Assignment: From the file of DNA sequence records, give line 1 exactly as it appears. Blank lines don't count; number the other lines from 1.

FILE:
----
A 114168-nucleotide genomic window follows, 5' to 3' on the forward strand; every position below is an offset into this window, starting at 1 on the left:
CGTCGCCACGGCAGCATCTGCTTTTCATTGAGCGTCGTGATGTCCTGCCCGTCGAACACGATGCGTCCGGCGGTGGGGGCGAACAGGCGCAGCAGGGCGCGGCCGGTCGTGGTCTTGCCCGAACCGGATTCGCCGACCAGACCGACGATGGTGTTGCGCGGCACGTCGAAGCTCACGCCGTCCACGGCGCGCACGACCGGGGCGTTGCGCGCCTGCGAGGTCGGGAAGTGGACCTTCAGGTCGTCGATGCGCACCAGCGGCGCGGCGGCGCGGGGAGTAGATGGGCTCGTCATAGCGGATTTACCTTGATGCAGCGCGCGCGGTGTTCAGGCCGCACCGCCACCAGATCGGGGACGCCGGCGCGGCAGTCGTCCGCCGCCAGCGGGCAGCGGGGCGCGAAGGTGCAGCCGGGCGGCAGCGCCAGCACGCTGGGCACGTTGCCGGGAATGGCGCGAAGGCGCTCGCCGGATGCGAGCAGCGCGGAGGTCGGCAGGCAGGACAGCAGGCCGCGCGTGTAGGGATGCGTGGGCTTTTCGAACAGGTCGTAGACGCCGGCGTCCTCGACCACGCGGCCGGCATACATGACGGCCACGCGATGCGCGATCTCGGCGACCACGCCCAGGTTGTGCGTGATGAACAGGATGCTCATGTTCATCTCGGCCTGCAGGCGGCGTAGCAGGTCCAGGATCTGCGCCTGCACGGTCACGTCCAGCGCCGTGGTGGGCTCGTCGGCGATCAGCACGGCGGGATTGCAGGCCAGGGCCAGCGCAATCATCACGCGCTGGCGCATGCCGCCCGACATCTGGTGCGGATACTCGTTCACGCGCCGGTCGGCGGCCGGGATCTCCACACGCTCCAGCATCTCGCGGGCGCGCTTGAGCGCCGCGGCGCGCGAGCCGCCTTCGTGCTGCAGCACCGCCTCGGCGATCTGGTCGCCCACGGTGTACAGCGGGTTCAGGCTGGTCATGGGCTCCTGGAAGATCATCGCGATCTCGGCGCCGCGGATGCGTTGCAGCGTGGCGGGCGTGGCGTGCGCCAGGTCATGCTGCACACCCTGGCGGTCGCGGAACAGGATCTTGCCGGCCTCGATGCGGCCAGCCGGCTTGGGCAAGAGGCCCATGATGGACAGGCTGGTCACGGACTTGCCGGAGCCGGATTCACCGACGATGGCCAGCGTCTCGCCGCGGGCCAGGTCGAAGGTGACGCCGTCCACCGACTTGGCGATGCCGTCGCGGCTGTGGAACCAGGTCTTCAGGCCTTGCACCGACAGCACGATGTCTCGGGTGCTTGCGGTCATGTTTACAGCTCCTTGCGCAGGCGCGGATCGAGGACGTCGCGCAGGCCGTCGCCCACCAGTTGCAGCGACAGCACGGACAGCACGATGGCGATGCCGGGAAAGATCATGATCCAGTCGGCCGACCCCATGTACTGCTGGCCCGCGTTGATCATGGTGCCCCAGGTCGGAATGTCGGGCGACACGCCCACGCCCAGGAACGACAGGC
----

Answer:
A 114168-nucleotide genomic window follows, 5' to 3' on the forward strand; every position below is an offset into this window, starting at 1 on the left: